Sifnos was always renowned for the quality of its cuisine and Sifnian cooks, for their high standards, were called to work at the court of the Sultan in the Ottoman Empire.
Nowadays Greeks still consider Sifnos as a synonym for good cuisine.
Its quality is linked to ancient recipes, handed down from father to son, based on local products. Everything is local: the ingredients (pulses, meat, cheese, the sweet-smelling thyme honey, wild greens and herbs), as well as the earthen pots in which to cook slowly in wood-fired ovens.
Quoting SlowFood definitions, food in Sifnos is:
Good, for its taste and quality, but also because it is an expression of social traditions kept alive through the centuries.
Clean, because it is produced with ancient techniques that do not harm the environment.
Fair, because it is produced by small farmers who sell locally their production and live on their work.
Every event of the Sifnian life has its typical recipes, but traditional recipes are commonly used also in everyday life.
There is a variety of foods: revitha, a chickpea and onion soup baked in an earthen pot in a wood-fired oven; revithokeftedes, chickpea croquettes flavored with mint and other herbs; mastelo,lamb or baby goat cooked in an earthen pot in the wood-fired oven; mizithra,fresh goat or sheep cheese; manuri, sheep or goat cheese matured in red wine; many sweets, mostly having as main ingredients honey and almonds.
Birthplace of Nikolaos Tselementes, author of popular books of Greek cuisine, Sifnos celebrates him every year at the beginning of September with a gastronomic festival in his name. Many other Aegean islands take part in the festival with their typical products and foods.
REVITHA (chickpea soup)
This is the traditional Sunday dish. On Saturday afternoon it is put in a wood-fired oven, where it cooks all night long, ready to be eaten at Sunday lunch.
Walking around in Sifnos on Saturday afternoon or on Sunday morning you will see people carrying earthen pots. The reason is that only a few families have a wood-fired oven at home, so the pot with revitha must be taken where one of these ovens is available. This is also an opportunity to meet friends and have a good chat.
– 500 gr. chickpeas
– 2 big onions
– 8 tablespoons olive oil
– 3 and 1/2 liters rain water (or mineral non-sparkling water)
Soak the chickpeas for 8 hours in 1 and 3/4 liter rain water, adding a handful of salt.
Drain the chickpeas, and rinse them well 3 times. Rub and “knead” them each time: this will soften them.
Put the drained chickpeas in an earthen pot , add the onions cut in thin slices, the olive oil, salt and 1 and 3/4 liter water.
Cook slowly overnight in a wood-fired oven.
NOTE: For a good result of the recipe the use of a “light” water is important.
If a wood-fired oven is not available, you can try to cook it in an electric oven at 150° for 6 hours, though the result will not be the same.
KAPAROSALATA (caper salad)
Capers in Sifnos grow everywhere and are very fragrant.
Sifnians pick them at the end of spring and dry them. You can easily buy them in Sifnos and take them with you to prepare this tasty salad.
– 1 cup dry capers
– 2 cups onions cut in thin slices
– 1 cup olive oil
– 1/2 cup vinegar
– a glass of water
Soak the capers overnight.
The following day drain the capers and pour them in a pot of hot water, bring to a boil and remove the capers, drain and squeeze them. Repeat this process 3-4 times, changing the water each time. This will make the capers less bitter.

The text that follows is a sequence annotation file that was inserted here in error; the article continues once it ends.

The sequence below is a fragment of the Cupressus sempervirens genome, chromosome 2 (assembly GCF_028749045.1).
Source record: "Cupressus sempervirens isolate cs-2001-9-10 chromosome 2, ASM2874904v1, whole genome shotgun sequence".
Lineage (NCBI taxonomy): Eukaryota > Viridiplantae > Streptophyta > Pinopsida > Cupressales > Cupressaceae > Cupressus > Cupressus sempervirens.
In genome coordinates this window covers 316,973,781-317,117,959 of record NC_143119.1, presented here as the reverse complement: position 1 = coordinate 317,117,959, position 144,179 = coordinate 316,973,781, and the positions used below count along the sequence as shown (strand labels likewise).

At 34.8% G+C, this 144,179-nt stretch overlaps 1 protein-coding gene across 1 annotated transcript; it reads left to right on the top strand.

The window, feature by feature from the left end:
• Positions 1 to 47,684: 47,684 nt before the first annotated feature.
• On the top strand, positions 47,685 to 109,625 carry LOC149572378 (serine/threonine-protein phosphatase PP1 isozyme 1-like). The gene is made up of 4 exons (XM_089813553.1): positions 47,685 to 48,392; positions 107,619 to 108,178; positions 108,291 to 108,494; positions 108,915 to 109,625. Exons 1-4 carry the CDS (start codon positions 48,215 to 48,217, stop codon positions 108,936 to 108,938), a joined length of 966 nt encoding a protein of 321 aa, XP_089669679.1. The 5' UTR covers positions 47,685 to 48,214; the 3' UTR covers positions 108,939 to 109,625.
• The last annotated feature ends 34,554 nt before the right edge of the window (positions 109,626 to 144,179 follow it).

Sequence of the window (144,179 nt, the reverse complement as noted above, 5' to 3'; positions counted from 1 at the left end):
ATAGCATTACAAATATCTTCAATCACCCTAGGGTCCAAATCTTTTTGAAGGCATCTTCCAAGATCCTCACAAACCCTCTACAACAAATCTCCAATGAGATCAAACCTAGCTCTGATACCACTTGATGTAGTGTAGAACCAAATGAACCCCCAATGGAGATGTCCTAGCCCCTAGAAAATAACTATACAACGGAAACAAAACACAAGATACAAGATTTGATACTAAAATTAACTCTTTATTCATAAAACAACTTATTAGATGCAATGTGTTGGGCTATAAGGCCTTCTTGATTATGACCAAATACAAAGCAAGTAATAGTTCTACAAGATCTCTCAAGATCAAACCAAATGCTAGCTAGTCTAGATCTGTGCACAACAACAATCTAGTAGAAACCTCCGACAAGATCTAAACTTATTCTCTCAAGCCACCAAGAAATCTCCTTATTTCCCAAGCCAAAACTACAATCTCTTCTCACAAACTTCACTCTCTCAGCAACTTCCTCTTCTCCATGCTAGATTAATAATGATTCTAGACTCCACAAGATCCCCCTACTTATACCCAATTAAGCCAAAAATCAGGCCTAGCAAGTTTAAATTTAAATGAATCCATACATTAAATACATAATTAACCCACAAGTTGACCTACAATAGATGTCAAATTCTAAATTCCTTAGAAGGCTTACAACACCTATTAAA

Fry gently the onions in olive oil until golden, add the capers, salt and a glass of water and simmer until the water will be almost completely reduced. Add the vinegar and simmer to a creamy texture.
Leave to cool before serving.
NOTE: for this recipe you must not use pickled or salted capers, but only dry capers
REVITHOKEFTEDES (chickpea croquettes)
This is a traditional dish that you will find in every restaurant or café in Sifnos, and that will be offered as a “mezé” at feasts or at home.
As it’s always the case for a beloved recipe, each restaurant or household has its secrets: you will taste different kinds of revithokeftedes according to their shape and to the kind and amount of herbs and spices. This is the recipe we got from an old lady of Artemonas.
– 500 gr chickpeas
– 2 medium sized potatoes
– 1 teaspoon marjoram
– 1 teaspoon of fresh mint leaves
– 1 teaspoon dill
– salt and pepper
Soak the chickpeas overnight. The following day rinse and drain them.
Boil the potatoes with their skin, then peel and slice them. Mash them with the chickpeas in a blender. Add the onions and the herbs finely chopped and mix well.
Shape the mixture into slightly flattened balls and deep fry in oil until golden brown.
NOTE: if the mixture is too soft to form balls, add a little flour.
Good, clean and fair
Slow Food was started by Carlo Petrini in the 1980s with the aim to defend regional traditions, good food, gastronomic pleasure and a slow pace of life.
Today Slow Food represents a global movement involving thousand of projects and millions of people in over 160 countries. Its approach is based on food quality that is defined by three interconnected principles: good, clean and fair.
Good: a fresh and flavorsome seasonal diet that satisfies the senses and is part of the local culture.
Clean: food production and consumption that does not harm the environment, animal welfare or human health.
Fair: accessible prices for consumers and fair conditions and pay for producers.
In over two decades of history, the movement has evolved to embrace a comprehensive approach to food that recognizes the strong connections between food, planet, people, politics and culture. Slow Food opposes the standardization of taste and culture, and the unrestrained power of food industry multinationals and industrial agriculture.